"Setting the record straight about firearms trace data
By MICHAEL J. SULLIVAN
Monday, April 30, 2007
During the past several weeks, numerous questions and articles have arisen in the media, regarding the ability of the Bureau of Alcohol, Tobacco, Firearms and Explosives to share firearms trace data among members of the law-enforcement community. With the recent tragic events surrounding the senseless criminal use of firearms; I felt the need to clarify this important issue.
Firearms trace data is critically important information developed by ATF to assist state and local law-enforcement in investigating and solving violent crimes. This data tracks the transfer of a firearm from the manufacturer to the gun's first purchaser, and can assist law enforcement in ultimately pinpointing the individual who used the gun to commit a particular crime.
During the investigation of the recent Virginia Tech incident, ATF provided the Virginia State Police (VSP) with trace information that allowed the VSP to determine where and from whom Seung-Hui Cho purchased the two handguns he used in the shootings. Firearms trace information was also used to solve a theft of 22 firearms from a security service in Atlanta that were subsequently purchased by an undercover police officer on the streets of New York.
ATF considers this information law-enforcement-sensitive because it is often the first investigative lead in a case. We treat it no differently than fingerprint matches and other crime-scene information, since disclosure outside of law enforcement can tip off criminals to the investigation, compromise cases and endanger the lives of undercover officers, witnesses and confidential sources.
Our agency routinely shares trace data with state and local law-enforcement agencies in support of investigations within their respective jurisdictions. Once a requesting agency receives law-enforcement-sensitive trace data from ATF, it becomes the agency's data to disseminate and share with other law-enforcement entities as it deems appropriate.
Let me be clear: neither the congressional language nor ATF rules prohibit the sharing of trace data with law enforcement conducting criminal investigations, or place any restrictions on the sharing of trace data with other jurisdictions once it is in the hands of state or local law enforcement. In fact, multi-jurisdictional trace data is also utilized by ATF and shared with fellow law-enforcement agencies to identify firearm-trafficking trends and leads. Additionally, nothing prohibits ATF from releasing our own reports that analyze trace-data trends that could be used by law enforcement.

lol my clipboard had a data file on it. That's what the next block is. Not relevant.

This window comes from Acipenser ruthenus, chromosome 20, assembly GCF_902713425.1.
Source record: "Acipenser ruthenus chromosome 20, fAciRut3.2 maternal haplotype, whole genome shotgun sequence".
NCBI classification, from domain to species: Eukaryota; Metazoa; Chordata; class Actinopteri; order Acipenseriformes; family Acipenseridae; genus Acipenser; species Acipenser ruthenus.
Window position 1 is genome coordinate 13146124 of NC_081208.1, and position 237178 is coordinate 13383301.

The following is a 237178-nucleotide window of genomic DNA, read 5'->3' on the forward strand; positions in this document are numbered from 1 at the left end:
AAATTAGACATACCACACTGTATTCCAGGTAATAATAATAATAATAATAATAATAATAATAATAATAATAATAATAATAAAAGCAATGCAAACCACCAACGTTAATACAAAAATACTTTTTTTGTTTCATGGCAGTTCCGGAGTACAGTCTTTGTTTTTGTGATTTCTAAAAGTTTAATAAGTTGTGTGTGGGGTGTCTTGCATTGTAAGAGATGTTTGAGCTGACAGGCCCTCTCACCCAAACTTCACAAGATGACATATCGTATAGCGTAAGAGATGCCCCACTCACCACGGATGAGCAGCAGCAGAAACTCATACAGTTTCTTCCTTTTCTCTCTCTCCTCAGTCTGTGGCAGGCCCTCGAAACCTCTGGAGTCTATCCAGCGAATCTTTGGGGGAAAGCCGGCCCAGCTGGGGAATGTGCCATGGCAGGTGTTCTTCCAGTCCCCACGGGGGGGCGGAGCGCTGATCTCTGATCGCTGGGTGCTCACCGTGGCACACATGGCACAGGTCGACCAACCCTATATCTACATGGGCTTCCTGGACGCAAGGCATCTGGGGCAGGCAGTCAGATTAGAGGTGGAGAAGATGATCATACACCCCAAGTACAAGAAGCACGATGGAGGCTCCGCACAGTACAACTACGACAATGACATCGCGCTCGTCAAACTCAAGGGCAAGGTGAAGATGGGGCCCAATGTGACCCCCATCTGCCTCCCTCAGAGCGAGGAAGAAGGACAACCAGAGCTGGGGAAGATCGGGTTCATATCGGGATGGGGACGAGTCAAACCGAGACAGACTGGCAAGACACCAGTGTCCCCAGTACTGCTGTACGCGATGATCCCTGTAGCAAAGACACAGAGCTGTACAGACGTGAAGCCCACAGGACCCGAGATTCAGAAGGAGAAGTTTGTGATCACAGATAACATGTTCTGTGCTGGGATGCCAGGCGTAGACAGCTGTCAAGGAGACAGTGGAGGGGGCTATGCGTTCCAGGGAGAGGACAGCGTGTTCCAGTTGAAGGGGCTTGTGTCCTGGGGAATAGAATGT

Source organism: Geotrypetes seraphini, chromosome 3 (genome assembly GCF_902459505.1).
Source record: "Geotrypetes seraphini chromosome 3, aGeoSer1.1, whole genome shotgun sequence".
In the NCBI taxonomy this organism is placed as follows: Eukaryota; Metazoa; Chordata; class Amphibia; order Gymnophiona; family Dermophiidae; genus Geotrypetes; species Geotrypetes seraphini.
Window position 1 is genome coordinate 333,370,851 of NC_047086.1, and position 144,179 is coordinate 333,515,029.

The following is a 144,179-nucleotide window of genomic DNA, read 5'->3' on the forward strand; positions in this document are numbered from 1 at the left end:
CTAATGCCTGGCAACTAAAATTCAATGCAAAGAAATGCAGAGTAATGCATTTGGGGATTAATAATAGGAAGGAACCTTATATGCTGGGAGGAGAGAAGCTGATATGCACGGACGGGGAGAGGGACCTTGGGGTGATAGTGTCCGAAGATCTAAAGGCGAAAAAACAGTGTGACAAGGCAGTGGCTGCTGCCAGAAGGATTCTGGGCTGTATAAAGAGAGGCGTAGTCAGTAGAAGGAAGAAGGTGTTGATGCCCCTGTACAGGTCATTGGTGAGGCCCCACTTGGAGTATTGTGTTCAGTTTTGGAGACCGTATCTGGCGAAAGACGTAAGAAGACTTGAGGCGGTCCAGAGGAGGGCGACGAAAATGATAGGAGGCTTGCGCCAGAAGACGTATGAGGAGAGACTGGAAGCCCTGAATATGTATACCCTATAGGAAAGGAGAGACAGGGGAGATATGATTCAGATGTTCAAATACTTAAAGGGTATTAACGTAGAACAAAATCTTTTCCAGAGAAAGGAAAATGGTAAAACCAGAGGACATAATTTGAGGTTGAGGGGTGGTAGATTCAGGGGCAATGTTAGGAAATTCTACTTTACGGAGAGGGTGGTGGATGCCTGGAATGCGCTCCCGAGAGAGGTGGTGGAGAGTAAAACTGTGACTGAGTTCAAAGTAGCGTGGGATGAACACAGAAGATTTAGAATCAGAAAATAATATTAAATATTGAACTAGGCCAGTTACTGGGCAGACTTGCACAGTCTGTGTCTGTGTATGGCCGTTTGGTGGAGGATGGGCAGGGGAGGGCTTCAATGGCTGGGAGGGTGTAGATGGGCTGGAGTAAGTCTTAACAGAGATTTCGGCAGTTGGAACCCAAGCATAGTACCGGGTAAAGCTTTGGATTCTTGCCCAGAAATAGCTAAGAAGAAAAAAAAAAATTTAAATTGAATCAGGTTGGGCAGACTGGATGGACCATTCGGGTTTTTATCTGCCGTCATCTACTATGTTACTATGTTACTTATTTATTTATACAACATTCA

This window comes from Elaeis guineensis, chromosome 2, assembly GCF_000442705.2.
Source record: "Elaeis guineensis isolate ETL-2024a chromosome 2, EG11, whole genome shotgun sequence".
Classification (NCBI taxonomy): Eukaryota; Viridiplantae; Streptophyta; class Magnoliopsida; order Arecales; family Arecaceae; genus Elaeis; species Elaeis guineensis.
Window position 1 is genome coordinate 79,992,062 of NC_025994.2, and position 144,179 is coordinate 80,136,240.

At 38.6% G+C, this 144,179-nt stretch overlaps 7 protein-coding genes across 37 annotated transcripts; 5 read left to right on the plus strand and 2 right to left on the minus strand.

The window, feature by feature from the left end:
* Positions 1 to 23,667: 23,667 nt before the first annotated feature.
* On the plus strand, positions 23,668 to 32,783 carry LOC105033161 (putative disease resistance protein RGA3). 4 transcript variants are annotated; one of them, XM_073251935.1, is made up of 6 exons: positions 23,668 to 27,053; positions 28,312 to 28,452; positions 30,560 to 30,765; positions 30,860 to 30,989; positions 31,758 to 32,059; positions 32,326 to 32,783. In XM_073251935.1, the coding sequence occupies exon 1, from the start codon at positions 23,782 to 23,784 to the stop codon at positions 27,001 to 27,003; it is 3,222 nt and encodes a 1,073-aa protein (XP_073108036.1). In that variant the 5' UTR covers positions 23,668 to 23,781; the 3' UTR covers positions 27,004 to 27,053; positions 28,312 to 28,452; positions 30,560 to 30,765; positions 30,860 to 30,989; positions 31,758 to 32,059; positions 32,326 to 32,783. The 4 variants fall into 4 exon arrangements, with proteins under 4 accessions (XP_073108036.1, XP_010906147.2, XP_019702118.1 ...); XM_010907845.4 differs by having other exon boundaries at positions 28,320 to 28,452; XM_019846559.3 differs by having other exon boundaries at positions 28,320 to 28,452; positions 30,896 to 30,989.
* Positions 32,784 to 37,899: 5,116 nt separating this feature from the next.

ATF has a proud tradition of supporting its law-enforcement partners at every level of government. We will continue to provide them with the information they need to protect our communities from individuals who would use firearms to further illegal activity. Congress has recognized ATF's crucial role in that investigative process and has protected our ability to share that sensitive data with law enforcement. The restriction did nothing more than to codify ATF's longstanding policy of sharing trace data with other law-enforcement agencies for the purpose of conducting a criminal investigation.
Our priority will continue to be to release trace data in a manner consistent with our longstanding policy, and to support the over 17,000 federal, state, local and foreign law-enforcement agencies that avail themselves of this crucial tool.
(Michael J. Sullivan is acting director of the Bureau of Alcohol, Tobacco, Firearms and Explosives (ATF), U.S. Department of Justice.)"
Monday, June 18, 2007
In Defense of the Tiahrt Amendment
The anti-gun forces would have you believe that the Tiahart Amendment is somehow evil and needs to be repealed. The New York Times even ran an op-ed recently calling for it's repeal, based on the erroneous idea that it somehow keeps law enforcement from getting the valuable firearms trace data they need to investigate crimes. As you can see from the below article from ScrippsNews, this is a lie, pure and simple.